Saturday, 26 October 2013

mo-roccan beats.

Which are..."hey, my friend, what you need? hey, my friend, you can trust me! hey my friend, tip?" With only slight variations, these are the beats of Morocco. Though, I am sure our cynical, weary, tetchy judgement of  country we were in for only two and a half weeks- and only in the 'big hitters'- is entirely subjective and not an accurate representation of the people at all. In fact, our few encounters with "real" Moroccans- those who are not at all involved in the tourist tricking racket and don't live in any of the massively touristy areas- were very positive.

The very first hour we were in the country, we encountered some very helpful lifesavers (unlike those pesky 'unhelpful' lifesavers...). Having caught the "8.30pm" ferry from Spain (it left at about 10pm), we arrived at midnight, at the new port 50kms out of Tangier. Having no idea of the existence of this port until we arrived (we thought we were at the other port, 5 minutes from the centre of Tangier), we had no idea how to get to the city without being completely ripped off by an over eager taxi driver who'd spotted us. Luckily there were some other men who lived in Tangier and needed some people to share a taxi- save money, you see- so in we jumped. All six of us, and the driver. Off at about 120km, into the night, down roads that would be comfortably navigated at about 80km, with a driver who had no qualms about tail-gating every single car he came upon.

We made it alive, obviously, though as Will and I were sharing the front seat I was white-knuckled on the door handle every time we rounded a corner. With a huge sigh of relief we arrived and our new friends helped us get to the medina to find a hotel and bid us farewell. We thought everyone would be like this- especially after a kindly old taxi driver gave us a discount on the fare because he didn't understand where we wanted to go, 'only' speaking French and Arabic. We soon realised that almost everyone else who offered us help was doing so with the expectation of a great big tip for their troubles. One man at one bus station literally begged us to go and look at this hotel- we did, only because it was night time and he wouldn't take no for an answer- and then once we arrived and discovered it was actually lovely and decided to stay, demanded a tip! Oh, the audacity.

But I will move on from our dubious relations with the Moroccan people to the towns we saw which, overall, we had better relations with (just don't talk to us about Fez).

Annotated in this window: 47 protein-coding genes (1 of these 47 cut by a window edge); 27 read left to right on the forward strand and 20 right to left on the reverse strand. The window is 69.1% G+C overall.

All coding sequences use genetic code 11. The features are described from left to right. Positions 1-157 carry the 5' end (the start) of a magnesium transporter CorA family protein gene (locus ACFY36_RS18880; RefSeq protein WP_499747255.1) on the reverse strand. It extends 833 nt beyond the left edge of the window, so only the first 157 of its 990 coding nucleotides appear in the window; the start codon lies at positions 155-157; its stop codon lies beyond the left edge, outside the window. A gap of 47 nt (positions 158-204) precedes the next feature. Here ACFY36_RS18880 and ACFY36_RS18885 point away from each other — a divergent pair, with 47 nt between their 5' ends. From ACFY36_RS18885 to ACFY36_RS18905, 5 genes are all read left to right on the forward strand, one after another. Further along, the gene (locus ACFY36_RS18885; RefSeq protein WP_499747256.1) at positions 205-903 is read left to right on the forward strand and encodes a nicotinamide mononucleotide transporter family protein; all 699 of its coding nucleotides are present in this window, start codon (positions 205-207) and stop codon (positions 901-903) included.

We started our jaunt off in celebrity style...drinking incredibly sweet tea in the very square that William S. Burroughs (friend and collaborator of Jack Kerouac) used to admire the local 'talent' in. In the evening we moved on to the very posh (as in, when the waiter came over to ask if we were here for dinner or drinks I had a fleeting fear he was discreetly going to ask us to leave) hotel which has served the likes of Yves St. Laurent, John Malkovich and William Hurt. And a bunch of others. We drank fairly expensive wine, ate all the free snacks provided and pretended to be fancy for a couple of hours. This was in Tangier, a surprisingly nice port town, full of European style cafes and French accents.

The next stop on our hastily and rather unresearched route was Chefchaouen, a little village  surrounded by mountains and notable for all the blue paintwork in the medina. (Quickly, a medina is like the old part of every city we went to there was the medina- usually the touristy part- with all the little alleys and picturesqueness you can imagine, and then the ville nouvelle (new town) with all the administrative and important city buildings.) We spent a lovely few days exploring the medina, rocking the kasbah (old king's quarters, walled off from the rest of the medina), climbing a very steep, very rocky mountain and admiring all the lovely shades of blue upon the houses. This was especially exciting once we discovered the colour select function on our new camera...we now have far too many pictures that are black, white and blue. Once we had been charmed out by the adorable little village,  we left Chefchaouen bound for our one mistake of the trip, Fez.